- Many are not succeeding and the consequences of this are not hard to imagine. The effect of unemployed and unempowered youth is a factor that no country should have to deal with. The best and the brightest of the young can be drawn to countries seeking to enhance their competitive edge through the so-called ‘STEM’ disciplines or science, technology, engineering and medicine. This quite often leaves behind, a significant pool of listless and restless youths who, unable to engage in socially productive activities, gravitate to socially unproductive ones.
- Many of the issues that I have raised have been discussed for many years. Invariably, the more practical-minded among us will ask two questions. First, can these challenges be met and addressed by existing organizational entities, institutions and mechanisms? If not, what kind of change is required? I know that the term ‘transformation’ has become very popular in recent times, even to the point perhaps of being over-used. To me, transformation defines the uppermost limits of change. When something is transformed, its nature is no longer the same. It is not about making minor adjustments at the margins.
- The countries and regions that will find success are those whose societies are adaptable and cohesive, whose leaderships are able to sell their visions of transformation and to align the diverse outlooks and interests of the different constituencies in their country.
- Let me now turn to the third area, that of management. Here I will state what I think are the management goals countries should strive for. There are many but I will just touch on three. The first is obviously the need for good governance. Without this, all other goals become mere lofty ideals. Good governance, in turn, requires public sector capacity, accountability and transparency.
- I believe that all good governance start with the legitimate acquisition, distribution and use of power. There must never be serious doubts about these processes or else trust and confidence in the system will begin to be eroded to the point of eventually being unable to function. The fact that international surveys show declining levels of trust and respect for governments, including those in the advanced countries, is an indicator that there is a gap between public expectations and the quality of governance, thus making inclusiveness one of the key themes in governance today.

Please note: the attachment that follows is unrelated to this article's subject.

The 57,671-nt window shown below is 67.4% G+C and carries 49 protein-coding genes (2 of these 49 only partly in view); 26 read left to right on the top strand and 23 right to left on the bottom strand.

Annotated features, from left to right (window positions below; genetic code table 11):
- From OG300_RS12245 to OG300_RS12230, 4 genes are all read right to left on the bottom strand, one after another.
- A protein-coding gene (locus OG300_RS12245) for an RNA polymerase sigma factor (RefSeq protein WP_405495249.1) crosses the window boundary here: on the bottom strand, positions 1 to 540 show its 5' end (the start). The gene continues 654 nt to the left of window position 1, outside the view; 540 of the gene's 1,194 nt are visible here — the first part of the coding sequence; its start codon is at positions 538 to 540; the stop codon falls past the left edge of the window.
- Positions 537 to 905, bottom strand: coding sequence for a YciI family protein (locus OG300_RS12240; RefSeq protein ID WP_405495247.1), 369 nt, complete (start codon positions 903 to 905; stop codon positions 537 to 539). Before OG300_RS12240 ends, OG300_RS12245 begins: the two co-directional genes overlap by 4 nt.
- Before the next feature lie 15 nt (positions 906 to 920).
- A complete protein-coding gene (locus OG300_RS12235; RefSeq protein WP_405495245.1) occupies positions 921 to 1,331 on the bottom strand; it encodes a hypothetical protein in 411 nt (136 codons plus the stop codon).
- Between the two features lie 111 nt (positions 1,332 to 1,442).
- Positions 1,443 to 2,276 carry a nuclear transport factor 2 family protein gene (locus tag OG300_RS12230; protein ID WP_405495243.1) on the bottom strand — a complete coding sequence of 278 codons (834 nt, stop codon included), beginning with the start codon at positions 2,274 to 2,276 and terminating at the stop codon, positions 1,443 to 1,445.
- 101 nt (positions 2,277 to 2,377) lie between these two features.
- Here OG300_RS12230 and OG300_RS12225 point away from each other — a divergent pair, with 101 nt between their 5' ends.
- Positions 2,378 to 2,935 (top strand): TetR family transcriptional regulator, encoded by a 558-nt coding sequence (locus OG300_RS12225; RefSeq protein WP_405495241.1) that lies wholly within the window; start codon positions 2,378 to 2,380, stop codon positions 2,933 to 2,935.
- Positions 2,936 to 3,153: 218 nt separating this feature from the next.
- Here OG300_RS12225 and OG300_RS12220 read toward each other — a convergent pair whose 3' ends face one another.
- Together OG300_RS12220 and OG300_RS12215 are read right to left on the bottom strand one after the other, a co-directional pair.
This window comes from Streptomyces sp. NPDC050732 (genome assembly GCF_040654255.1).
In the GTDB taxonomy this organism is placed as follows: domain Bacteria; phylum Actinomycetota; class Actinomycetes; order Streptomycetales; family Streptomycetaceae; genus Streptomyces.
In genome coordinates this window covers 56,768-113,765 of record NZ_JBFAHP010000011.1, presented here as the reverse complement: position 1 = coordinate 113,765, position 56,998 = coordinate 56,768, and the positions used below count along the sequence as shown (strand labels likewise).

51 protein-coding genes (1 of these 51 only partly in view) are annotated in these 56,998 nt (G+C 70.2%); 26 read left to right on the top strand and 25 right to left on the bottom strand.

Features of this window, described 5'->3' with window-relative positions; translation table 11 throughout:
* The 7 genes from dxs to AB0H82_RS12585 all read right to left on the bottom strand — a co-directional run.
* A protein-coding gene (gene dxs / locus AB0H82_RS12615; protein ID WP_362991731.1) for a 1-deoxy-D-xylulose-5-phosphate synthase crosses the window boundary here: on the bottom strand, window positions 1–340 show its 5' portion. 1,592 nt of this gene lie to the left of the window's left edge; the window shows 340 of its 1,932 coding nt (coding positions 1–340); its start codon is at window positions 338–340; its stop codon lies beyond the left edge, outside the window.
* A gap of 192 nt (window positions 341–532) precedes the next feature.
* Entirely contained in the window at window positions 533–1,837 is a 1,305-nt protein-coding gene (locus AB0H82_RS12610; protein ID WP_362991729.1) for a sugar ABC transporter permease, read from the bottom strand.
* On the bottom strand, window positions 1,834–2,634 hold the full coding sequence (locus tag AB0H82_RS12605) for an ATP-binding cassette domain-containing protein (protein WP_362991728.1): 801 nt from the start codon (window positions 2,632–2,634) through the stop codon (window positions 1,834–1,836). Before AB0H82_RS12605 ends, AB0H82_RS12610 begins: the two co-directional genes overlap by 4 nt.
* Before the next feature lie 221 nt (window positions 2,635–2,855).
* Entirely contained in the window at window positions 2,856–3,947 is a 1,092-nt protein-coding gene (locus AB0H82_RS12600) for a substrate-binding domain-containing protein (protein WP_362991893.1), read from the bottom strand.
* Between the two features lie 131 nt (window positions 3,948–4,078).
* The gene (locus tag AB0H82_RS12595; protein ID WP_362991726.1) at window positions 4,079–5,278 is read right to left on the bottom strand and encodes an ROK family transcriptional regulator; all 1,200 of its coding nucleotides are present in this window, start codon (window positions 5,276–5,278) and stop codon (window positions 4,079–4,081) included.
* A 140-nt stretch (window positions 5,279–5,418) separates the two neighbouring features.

- Within countries, the idea that some communities can be sidelined while others are promoted is a recipe for failure. A lack of inclusiveness has been a major stumbling block for many countries, and most have paid a heavy price in the form of long drawn-out conflict. But it should not have to take generations of bloodshed, violence, grinding poverty and lost opportunities for parties to break deadlocks, resolve conflicts and act inclusively. We know the theory and we have the case studies. What we require is the concentrated focus and political will to practice inclusiveness.
- Success, it has been said, comes to the prepared mind. The second goal of management is to instill a forward-thinking society. The need to constantly look ahead and anticipate events is not only an integral part of good governance but also of economic and social dynamism. If we look at countries that are dynamic, they are constantly gathering information to try to make sense of the future and act on it. Of course, there are always unexpected black swan events that will blindside countries, companies and communities. But the culture of forward-thing is something that ensures that countries are constantly kept on their feet and ready to act to defend and extend their national interests.
- So long as we are locked in the here-and-now, management problems have a very strong zero-sum or win-lose outcome and the tendency is for problems to become intractable. There is little incentive to engage with stakeholders and work through problems. Forward-thinking, planning and credible actions help to break these constraints by introducing the time dimension and obtaining stakeholder buy-ins to the promise of a brighter and more rewarding future.
- Third, the need to develop collaborative and cooperative behaviour is, in my view, urgent as never before. The scope and scale of global challenges are such that no one country, no matter how powerful, is able to go it alone in order to ensure its interests are protected. Countries therefore must do more to invest in their bilateral, regional and multilateral relationships.
- I commend the School of International Studies at Universiti Utara Malaysia and the Association of International Studies for organizing this timely conference. I wish participants an enjoyable and productive conference. Thank you.